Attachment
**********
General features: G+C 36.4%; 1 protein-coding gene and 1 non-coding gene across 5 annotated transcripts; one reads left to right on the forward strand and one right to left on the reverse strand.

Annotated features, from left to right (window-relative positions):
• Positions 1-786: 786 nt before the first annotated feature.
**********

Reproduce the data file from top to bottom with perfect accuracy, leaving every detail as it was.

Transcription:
General features: G+C 36.4%; 1 protein-coding gene and 1 non-coding gene across 5 annotated transcripts; one reads left to right on the forward strand and one right to left on the reverse strand.

Annotated features, from left to right (window-relative positions):
• Positions 1-786: 786 nt before the first annotated feature.